In this study, we characterized the impact of biocontrol strains which produce two very potent antibiotic compounds on the structure of rhizosphere bacterial communities. While the complete suite of antagonistic factors and activities of these strains remains unknown, the production of antibiotic compounds by the inoculant strains can be correlated with the biological control of plant pathogens [2]. Strains producing these compounds have been reported to be effective biocontrol agents of fungal root pathogens, indicating their capacity to disrupt the activities of at least one rhizosphere colonizing population. Recently, the effects of Pseudomonas putida strain WCS358r and genetically-modified derivatives capable of synthesizing PCA or DAPG were reported [18,23,44]. Transient changes in fungal and bacterial populations inhabiting the roots of field-grown wheat were observed during the growing season [23,44] and repeated introductions did not significantly increase the level of disturbance [18]. Other groups have shown that wild type PCA and DAPG producers can alter the structure and activities of rhizosphere inhabiting fungi [44–46], nematodes [10,13], and bacteria [7,19,44,47,48], but those same studies indicated that the measured changes were of small magnitude or limited duration. Our results reinforce the interpretation that while statistically significant treatment-specific disturbances in microbial community structure attributable to. antibiotic-producing biocontrol agents can be detected, the nature of such disturbances are not likely to be ecologically significant. In this study, the changes observed were transient, of small magnitude, and not generally reproduced across multiple cycles.

Like all PCR-based community profiling methods, our approach cannot be expected to detect all of the bacterial populations present in an environmental sample [49]. Indeed, relatively few ribotypes were observed in our bacterial community profiles because we used a moderately high-throughput approach to amplify 16S sequences from root washes. Rhizosphere samples were washed in roughly 10 ml of distilled water, but only 2.5 μl of a 1:3 dilution of such washes were used as template for amplification (see Section 2). While this diluted out substances that can inhibit PCR, only bacterial populations occurring at densities of greater than log 5 cells per g of root could possibly be detected. Genomic DNA was released from bacteria by the combined stresses of an initial osmotic shock, a freeze-thaw treatment, and the high heat of the thermocycling conditions (see Section 2). This approach clearly biases our observations towards the detection of cells whose walls are most easily ruptured. More metabolically active bacterial cells would be preferentially lysed as compared to more dormant subpopulations of the same species, because starved cells and spores can better maintain cell integrity in the face of abiotic stresses such as those applied [50]. Because of differences in cell wall structure, Gram-negative bacteria are expected to lyse more easily than Gram-positive bacteria. In fact, most of the TRFs identified in this study were predicted to come from Gram-negative genera, but a few were consistent with some Gram-positive genera (e.g. Bacillus, Paenibacillus; see Section 3.4). Template DNA from more resistant bacterial populations may be recovered using harsher extraction methods, but doing so can result in excessive shearing of DNA released from easily-lysed cells [51]. Thus, our approach represents and empirical trade-off. On the one hand, numerically dominant, metabolically active, and Gram-negative bacteria were more likely to be detected in our assays. On the other, less abundant, more dormant, Gram-positive, and endophytic bacteria were less likely to be detected. The full extent and significance of this experimental bias remains unclear and is worthy of further investigation.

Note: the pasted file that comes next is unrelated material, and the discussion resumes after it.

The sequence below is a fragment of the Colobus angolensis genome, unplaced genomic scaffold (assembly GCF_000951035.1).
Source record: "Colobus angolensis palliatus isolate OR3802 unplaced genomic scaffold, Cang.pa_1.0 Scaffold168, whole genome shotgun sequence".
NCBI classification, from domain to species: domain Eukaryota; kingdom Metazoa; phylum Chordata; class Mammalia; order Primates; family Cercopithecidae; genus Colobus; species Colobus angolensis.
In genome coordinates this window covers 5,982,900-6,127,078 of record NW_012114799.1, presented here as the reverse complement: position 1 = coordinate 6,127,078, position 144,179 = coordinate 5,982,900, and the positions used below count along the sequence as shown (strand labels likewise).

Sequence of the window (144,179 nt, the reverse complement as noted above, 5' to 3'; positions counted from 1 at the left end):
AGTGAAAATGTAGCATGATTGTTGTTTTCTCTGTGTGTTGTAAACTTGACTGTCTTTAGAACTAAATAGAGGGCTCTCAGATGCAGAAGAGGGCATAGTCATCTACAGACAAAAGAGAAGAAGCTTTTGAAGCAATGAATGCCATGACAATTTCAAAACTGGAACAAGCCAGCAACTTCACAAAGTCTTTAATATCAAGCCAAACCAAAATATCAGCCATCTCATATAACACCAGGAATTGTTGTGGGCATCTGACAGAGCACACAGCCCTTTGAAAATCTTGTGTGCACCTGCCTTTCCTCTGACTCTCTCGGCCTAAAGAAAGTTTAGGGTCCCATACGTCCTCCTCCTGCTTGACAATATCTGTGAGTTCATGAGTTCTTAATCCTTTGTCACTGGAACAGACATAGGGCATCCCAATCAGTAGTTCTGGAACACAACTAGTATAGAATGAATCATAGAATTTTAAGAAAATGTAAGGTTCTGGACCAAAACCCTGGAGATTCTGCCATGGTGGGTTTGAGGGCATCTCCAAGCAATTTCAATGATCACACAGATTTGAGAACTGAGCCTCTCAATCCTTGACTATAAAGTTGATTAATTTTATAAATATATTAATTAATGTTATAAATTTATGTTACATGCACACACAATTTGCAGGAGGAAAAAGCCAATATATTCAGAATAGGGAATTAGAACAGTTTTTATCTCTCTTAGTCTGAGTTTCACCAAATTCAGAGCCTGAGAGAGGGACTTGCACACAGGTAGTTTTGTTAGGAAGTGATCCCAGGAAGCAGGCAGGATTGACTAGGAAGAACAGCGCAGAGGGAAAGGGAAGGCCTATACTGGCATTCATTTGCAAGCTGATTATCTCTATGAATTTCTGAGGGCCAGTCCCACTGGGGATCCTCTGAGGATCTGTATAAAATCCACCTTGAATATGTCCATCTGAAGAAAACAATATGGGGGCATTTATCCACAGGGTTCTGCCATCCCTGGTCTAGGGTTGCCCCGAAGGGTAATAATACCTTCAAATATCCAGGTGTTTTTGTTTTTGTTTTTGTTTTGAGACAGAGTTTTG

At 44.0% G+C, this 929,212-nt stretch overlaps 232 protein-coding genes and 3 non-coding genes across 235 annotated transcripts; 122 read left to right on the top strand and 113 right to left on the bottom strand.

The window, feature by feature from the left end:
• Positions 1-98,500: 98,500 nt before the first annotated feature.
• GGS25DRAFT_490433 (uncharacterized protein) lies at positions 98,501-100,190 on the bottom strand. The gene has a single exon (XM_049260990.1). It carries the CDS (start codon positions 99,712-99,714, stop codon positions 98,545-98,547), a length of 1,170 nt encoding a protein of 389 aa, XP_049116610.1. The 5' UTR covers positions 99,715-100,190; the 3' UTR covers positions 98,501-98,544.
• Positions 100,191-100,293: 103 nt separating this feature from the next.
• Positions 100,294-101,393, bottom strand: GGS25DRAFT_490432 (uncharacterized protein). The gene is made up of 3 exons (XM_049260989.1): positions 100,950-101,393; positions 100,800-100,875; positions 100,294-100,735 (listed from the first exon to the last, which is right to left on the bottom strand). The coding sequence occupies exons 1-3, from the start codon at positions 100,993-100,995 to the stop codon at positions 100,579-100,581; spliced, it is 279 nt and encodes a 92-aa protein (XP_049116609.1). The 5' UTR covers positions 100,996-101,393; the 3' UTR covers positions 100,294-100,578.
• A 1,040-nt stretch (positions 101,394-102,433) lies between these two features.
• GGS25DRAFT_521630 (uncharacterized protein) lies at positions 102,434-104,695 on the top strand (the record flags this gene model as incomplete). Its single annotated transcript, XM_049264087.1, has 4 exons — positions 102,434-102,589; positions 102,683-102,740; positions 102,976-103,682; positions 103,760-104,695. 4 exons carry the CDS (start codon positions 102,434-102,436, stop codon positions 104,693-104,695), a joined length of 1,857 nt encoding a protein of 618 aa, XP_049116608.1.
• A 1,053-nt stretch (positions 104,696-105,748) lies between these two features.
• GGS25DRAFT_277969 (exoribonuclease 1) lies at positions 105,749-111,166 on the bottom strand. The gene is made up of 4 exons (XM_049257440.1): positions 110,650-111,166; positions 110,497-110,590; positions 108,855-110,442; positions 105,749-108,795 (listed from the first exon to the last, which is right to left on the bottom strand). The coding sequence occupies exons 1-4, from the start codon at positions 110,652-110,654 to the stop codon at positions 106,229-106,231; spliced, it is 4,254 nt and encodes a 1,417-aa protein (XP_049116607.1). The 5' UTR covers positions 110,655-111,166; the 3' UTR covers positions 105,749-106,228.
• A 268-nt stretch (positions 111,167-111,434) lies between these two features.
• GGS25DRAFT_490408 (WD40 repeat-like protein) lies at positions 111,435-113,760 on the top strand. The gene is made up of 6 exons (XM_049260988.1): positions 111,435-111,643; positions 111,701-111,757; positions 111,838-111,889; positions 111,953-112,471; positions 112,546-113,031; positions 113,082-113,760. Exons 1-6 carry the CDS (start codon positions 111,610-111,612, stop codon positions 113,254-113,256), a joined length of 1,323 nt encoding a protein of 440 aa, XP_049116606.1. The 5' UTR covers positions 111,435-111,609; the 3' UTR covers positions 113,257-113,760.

Despite such technical limitations, we did note a number of statistically significant differences among treatments in the relative abundance of several bacterial populations (Table 1, Fig. 3). In a number of instances, the abundance of multiple TRFs was reduced following treatment with the transgenic PCA-producing strain, Z30–97 (Table 1). Because this strain has the effective colonization phenotype of Q8r1–96 ([39]; Fig. 1), the production of PCA may have been of sufficient quantity to inhibit the growth of these other bacterial populations to some degree. Interestingly, several of the differences in TRF abundance noted in this study can be related to previous work examining the shifts in bacterial population structure in the rhizosphere of wheat produced following infection by a root pathogen [34]. Several TRFs noted in this study (i.e. M492, M544, R118, R311 and R870) were generally more abundant in uninoculated as compared to one or more of the inoculated treatments (Table 1). All of the significant differences noted were small quantitative variations in the relative abundance of amplified TRFs. While these data may indicate that the antibiotic-producing biocontrol strains had a small degree of antibacterial activity, the inconsistent variation indicates dynamic fluctuations were more significant than the impact of the inoculants themselves. Most of the TRFs whose abundance was reduced in the inoculated treatments were predicted to have arisen from Flavobacteria and Sphingobacteria (see Section 3.4). Populations of these bacteria may be particularly sensitive to perturbations in the soil and rhizosphere environments. Interestingly, similar populations of bacteria were previously shown to be more abundant on diseased as compared to healthy wheat roots [34]. Therefore, these data may also indicate that, in several cycles, the net effect of bacterial inoculants used in this study (especially Q8r1–96 and Z30–97) was to suppress the development of unobserved root infections. The soil used in this study had not been previously cropped to wheat and no root pathogens had been deliberately introduced. Therefore, we think that weakly virulent fungi were causing unobserved infections under our assay conditions. Because we examined an environment (i.e. the wheat rhizosphere) that was well colonized by the inoculant strains, we expect even less of an impact in the bulk soil where residual inoculant populations are expected to be less. Residual impacts of DAPG-producing inoculants on soil rhizobial populations have been noted, but they were found to be of lesser magnitude than alternative chemical treatments [48]. Therefore, we do not foresee any significant environmental risk arising from the use of Q8r1–96 or Z30–97 as biocontrol seed treatments.